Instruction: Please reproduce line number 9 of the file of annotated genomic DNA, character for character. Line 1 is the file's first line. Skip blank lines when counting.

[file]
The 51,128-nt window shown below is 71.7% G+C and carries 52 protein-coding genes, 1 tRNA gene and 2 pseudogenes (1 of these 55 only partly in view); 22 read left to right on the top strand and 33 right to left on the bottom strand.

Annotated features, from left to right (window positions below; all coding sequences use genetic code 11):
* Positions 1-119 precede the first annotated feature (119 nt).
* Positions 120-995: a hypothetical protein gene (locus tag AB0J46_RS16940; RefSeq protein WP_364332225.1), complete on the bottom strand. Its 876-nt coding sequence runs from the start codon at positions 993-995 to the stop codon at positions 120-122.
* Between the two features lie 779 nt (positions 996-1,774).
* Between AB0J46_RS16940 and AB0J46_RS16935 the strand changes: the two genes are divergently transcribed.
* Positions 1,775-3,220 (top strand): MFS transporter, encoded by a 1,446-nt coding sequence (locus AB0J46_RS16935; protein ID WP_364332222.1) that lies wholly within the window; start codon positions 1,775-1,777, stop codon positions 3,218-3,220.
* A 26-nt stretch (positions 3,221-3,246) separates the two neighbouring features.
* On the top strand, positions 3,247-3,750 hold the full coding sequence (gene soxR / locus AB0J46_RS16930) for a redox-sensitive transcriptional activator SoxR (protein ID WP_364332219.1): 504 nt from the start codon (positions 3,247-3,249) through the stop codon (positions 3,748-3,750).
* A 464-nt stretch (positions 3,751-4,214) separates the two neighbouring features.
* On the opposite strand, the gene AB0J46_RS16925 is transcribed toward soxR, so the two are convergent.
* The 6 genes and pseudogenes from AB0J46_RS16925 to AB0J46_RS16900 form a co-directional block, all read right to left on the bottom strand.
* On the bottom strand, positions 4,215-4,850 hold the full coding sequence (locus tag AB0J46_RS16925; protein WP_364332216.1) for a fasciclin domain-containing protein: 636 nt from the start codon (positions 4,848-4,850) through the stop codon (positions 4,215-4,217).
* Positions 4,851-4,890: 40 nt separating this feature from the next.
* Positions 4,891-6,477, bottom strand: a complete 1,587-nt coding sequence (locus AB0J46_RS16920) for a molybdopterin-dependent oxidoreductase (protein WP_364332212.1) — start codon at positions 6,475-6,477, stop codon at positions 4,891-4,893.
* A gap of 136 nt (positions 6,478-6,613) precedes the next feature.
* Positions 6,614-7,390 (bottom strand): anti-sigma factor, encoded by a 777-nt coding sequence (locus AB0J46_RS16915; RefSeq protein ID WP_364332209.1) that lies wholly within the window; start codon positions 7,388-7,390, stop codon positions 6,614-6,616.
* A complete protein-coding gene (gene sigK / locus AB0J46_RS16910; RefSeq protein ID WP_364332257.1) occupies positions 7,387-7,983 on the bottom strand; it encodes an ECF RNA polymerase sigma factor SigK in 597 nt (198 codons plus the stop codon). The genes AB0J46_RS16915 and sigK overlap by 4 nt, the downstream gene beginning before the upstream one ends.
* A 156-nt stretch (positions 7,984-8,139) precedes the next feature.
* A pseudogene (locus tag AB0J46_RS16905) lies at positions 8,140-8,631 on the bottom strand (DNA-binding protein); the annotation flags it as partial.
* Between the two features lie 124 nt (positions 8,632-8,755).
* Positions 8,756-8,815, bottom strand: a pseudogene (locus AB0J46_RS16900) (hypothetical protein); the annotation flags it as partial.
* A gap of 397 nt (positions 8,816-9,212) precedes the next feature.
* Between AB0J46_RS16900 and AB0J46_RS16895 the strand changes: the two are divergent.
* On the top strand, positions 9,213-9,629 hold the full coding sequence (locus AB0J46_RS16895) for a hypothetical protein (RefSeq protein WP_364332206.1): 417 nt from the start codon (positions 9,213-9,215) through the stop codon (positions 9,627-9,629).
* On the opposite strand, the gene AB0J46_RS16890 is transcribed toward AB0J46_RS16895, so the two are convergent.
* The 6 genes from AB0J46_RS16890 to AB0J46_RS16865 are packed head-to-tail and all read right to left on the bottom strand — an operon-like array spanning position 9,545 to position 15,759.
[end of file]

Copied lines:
* On the top strand, positions 3,247-3,750 hold the full coding sequence (gene soxR / locus AB0J46_RS16930) for a redox-sensitive transcriptional activator SoxR (protein ID WP_364332219.1): 504 nt from the start codon (positions 3,247-3,249) through the stop codon (positions 3,748-3,750).